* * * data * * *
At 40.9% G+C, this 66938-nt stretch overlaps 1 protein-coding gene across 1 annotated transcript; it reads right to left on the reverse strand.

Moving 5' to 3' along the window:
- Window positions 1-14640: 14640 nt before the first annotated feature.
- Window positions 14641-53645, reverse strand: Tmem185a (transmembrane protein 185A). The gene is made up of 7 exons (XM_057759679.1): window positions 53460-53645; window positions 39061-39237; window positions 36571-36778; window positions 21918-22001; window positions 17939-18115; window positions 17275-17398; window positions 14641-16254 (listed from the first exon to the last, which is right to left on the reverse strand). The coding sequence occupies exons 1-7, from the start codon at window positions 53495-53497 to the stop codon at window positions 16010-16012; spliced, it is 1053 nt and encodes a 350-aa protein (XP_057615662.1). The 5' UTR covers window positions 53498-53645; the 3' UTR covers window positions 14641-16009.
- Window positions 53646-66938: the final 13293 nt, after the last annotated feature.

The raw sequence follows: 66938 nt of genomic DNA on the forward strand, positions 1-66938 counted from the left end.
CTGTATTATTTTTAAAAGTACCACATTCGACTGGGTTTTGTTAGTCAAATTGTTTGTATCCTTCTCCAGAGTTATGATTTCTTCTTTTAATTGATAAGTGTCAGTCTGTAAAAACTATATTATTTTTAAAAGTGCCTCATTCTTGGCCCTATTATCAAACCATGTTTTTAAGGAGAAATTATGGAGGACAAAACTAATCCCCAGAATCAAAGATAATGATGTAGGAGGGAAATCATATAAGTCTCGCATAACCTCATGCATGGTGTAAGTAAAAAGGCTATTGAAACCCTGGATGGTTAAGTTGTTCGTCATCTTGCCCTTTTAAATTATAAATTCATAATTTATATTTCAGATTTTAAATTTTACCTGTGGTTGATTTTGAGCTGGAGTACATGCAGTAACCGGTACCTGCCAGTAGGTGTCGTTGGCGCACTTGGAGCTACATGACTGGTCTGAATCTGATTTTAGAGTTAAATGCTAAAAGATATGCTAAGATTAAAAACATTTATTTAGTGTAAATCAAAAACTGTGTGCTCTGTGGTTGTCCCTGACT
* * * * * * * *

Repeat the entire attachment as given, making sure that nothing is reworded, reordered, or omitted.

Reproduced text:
At 40.9% G+C, this 66938-nt stretch overlaps 1 protein-coding gene across 1 annotated transcript; it reads right to left on the reverse strand.

Moving 5' to 3' along the window:
- Window positions 1-14640: 14640 nt before the first annotated feature.
- Window positions 14641-53645, reverse strand: Tmem185a (transmembrane protein 185A). The gene is made up of 7 exons (XM_057759679.1): window positions 53460-53645; window positions 39061-39237; window positions 36571-36778; window positions 21918-22001; window positions 17939-18115; window positions 17275-17398; window positions 14641-16254 (listed from the first exon to the last, which is right to left on the reverse strand). The coding sequence occupies exons 1-7, from the start codon at window positions 53495-53497 to the stop codon at window positions 16010-16012; spliced, it is 1053 nt and encodes a 350-aa protein (XP_057615662.1). The 5' UTR covers window positions 53498-53645; the 3' UTR covers window positions 14641-16009.
- Window positions 53646-66938: the final 13293 nt, after the last annotated feature.

The raw sequence follows: 66938 nt of genomic DNA on the forward strand, positions 1-66938 counted from the left end.
CTGTATTATTTTTAAAAGTACCACATTCGACTGGGTTTTGTTAGTCAAATTGTTTGTATCCTTCTCCAGAGTTATGATTTCTTCTTTTAATTGATAAGTGTCAGTCTGTAAAAACTATATTATTTTTAAAAGTGCCTCATTCTTGGCCCTATTATCAAACCATGTTTTTAAGGAGAAATTATGGAGGACAAAACTAATCCCCAGAATCAAAGATAATGATGTAGGAGGGAAATCATATAAGTCTCGCATAACCTCATGCATGGTGTAAGTAAAAAGGCTATTGAAACCCTGGATGGTTAAGTTGTTCGTCATCTTGCCCTTTTAAATTATAAATTCATAATTTATATTTCAGATTTTAAATTTTACCTGTGGTTGATTTTGAGCTGGAGTACATGCAGTAACCGGTACCTGCCAGTAGGTGTCGTTGGCGCACTTGGAGCTACATGACTGGTCTGAATCTGATTTTAGAGTTAAATGCTAAAAGATATGCTAAGATTAAAAACATTTATTTAGTGTAAATCAAAAACTGTGTGCTCTGTGGTTGTCCCTGACT